People often complain that their effects units are noisy. Frequently, though, the entire blame for excess noise doesn't rest with the effects units themselves, but is a result of not enough attention being paid to proper gain structure within the mixer, and to ensuring that nothing reaches the effects unit that shouldn't. The input level gain on the effects unit itself is also vitally important, because too low a setting will result in excess noise, while too high a setting will cause distortion.
Even though today's mixers are pretty quiet devices, a certain amount of noise is generated by the mixing circuitry itself, and though this can be minimised, the laws of physics conspire to ensure that some noise remains. One inescapable fact is that the more channels you mix together, the more noise (known as mix buss noise) you'll produce, even if some channels are muted. Optimising your input gains using the PFL (Pre-Fade Listen) buttons and meters will help achieve the best signal-to-noise ratio, but nothing you can do will eliminate all noise. Not only does mix buss noise occur when you mix your input channels down to stereo or to the desk's sub-groups, it also occurs in the aux send busses, so the more channels you have (all with aux sends), the more hiss you'll notice at the input of your effects unit.
Obviously it makes sense to turn the aux send controls right down on any channels not being used, but although this removes channel noise from the scene, it does nothing to help with mix buss noise -- you could turn all your aux sends to zero and the noise would still be there. If more channels mean more noise, then fewer channels mean less noise, and if you have a mixer which will allow you to switch aux sends to different busses, you have a way to make unwanted channels effectively disappear. Let's say that two of your sends are switchable to aux busses 1,2 or 3,4. Providing you don't need all four effects busses, you could route channels which don't require effects to aux busses 3,4, leaving only those channels which need effects routed to 1,2. Now the mix buss noise at aux sends 1,2 will be reduced, because fewer channels are contributing. All unwanted channels are sending their mix buss noise contribution to the unused aux 3,4 outputs. You can do the same with your main stereo mix buss by ensuring that unused channels are not routed L-R. As mentioned earlier, mere muting isn't enough.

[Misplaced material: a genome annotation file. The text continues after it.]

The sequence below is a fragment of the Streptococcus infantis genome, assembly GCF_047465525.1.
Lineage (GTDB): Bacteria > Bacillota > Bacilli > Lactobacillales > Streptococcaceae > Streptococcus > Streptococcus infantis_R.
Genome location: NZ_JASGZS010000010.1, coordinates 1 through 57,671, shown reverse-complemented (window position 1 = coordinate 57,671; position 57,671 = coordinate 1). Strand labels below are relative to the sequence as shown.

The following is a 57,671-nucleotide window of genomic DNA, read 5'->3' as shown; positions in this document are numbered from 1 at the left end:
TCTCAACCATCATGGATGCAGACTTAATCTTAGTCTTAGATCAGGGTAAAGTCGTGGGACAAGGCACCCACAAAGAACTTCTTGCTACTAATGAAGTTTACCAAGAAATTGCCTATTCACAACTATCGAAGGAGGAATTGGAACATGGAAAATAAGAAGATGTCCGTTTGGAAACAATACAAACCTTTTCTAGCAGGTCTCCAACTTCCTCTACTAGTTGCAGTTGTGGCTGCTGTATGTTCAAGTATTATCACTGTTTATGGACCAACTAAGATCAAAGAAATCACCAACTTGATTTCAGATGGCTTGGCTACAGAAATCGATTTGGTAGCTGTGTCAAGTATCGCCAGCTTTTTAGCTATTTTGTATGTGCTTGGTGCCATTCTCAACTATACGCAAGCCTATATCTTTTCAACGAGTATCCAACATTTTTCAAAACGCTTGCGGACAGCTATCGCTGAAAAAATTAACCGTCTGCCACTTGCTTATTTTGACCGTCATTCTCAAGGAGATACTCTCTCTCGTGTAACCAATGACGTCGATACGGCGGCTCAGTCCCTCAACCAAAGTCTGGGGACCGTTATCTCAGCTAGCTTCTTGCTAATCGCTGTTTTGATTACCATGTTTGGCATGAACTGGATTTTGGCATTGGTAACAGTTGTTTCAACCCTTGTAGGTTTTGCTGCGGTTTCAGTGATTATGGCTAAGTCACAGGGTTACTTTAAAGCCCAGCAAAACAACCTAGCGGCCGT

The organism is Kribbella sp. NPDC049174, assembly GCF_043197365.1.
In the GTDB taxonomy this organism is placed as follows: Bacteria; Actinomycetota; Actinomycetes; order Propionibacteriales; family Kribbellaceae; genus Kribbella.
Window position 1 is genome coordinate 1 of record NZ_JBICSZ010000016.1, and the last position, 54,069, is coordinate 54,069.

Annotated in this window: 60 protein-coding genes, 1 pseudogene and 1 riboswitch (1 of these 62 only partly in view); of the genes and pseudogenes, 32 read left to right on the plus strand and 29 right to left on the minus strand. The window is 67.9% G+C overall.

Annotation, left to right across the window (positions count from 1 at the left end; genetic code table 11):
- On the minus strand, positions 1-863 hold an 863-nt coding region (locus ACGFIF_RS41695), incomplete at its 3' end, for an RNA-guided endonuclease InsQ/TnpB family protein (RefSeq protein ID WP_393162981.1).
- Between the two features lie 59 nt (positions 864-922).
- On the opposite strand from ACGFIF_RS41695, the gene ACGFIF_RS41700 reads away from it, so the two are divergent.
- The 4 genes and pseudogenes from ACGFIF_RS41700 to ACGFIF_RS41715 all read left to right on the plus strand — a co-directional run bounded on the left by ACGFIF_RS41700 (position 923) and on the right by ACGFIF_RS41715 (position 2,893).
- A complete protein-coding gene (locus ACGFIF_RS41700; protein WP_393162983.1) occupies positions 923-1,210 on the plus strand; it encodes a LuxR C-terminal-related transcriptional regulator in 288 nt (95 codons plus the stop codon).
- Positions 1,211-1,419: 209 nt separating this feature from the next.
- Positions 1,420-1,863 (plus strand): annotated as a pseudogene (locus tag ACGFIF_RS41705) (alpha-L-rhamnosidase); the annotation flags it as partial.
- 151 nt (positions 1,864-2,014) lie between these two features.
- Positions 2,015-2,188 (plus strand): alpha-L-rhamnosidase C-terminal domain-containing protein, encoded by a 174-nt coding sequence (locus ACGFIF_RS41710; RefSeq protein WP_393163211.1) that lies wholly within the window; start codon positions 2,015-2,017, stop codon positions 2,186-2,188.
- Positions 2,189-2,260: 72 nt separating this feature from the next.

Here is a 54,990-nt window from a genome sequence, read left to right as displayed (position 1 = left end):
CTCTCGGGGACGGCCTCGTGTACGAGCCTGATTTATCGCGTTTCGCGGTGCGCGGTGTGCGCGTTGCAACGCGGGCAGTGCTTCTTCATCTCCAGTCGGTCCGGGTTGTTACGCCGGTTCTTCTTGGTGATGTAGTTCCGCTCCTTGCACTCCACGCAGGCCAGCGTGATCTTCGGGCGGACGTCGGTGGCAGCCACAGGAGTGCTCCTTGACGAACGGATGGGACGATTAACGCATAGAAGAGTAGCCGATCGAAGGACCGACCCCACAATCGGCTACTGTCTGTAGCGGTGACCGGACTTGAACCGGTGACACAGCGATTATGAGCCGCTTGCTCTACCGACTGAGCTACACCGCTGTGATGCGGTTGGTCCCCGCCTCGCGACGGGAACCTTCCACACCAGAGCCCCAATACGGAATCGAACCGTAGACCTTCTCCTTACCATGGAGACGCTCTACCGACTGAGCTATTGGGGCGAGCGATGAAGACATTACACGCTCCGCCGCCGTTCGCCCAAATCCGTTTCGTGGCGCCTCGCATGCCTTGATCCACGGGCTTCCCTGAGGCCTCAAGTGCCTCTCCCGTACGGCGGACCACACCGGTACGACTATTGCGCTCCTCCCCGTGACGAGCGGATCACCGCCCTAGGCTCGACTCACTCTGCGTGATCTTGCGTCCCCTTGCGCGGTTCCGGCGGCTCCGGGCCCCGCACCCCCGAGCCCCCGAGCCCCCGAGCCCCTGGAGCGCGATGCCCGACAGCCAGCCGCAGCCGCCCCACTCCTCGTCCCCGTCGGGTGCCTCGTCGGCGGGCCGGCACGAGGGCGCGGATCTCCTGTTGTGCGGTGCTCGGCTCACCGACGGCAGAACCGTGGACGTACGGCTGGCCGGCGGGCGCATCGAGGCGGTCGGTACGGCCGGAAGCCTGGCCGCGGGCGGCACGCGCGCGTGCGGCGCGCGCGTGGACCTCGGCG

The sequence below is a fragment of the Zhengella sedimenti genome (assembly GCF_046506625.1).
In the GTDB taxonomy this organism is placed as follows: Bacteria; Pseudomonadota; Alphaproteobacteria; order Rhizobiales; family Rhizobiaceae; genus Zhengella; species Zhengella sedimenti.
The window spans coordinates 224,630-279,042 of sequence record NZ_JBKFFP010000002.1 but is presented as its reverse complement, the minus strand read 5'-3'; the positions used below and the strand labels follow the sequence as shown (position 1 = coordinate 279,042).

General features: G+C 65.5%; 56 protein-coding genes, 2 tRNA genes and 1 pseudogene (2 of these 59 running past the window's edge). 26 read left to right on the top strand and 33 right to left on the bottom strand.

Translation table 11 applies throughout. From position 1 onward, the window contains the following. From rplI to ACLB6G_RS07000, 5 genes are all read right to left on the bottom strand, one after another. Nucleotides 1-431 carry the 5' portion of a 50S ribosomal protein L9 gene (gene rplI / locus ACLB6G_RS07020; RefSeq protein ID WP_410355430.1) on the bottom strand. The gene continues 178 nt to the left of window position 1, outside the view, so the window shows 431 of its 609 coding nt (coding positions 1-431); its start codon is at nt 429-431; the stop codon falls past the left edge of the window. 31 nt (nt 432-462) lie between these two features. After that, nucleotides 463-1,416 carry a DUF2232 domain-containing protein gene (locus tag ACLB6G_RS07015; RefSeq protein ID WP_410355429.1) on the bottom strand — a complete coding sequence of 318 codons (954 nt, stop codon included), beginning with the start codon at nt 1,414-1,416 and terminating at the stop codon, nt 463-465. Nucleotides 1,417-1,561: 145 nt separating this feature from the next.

It's also important to ensure that you have sensible settings on the mixer aux send control being used:
The channels with the highest effect levels should have their sends set at around three-quarters of maximum, and the master send control should be in a similar position.
The input gain control on the effects unit itself should then be set while watching the unit's meters. If it has selectable +4dBu or -10dBV level switching, choose the correct setting to match your mixer. This will usually be the one that lets you work with the input gain control closest to the centre of its range.
Finally, set the effect output level to three-quarters of maximum, and use the aux return gains on the mixer to set the amount of effect you hear. Once you've done this, you can go back to using the channel aux sends to make adjustments in the usual way.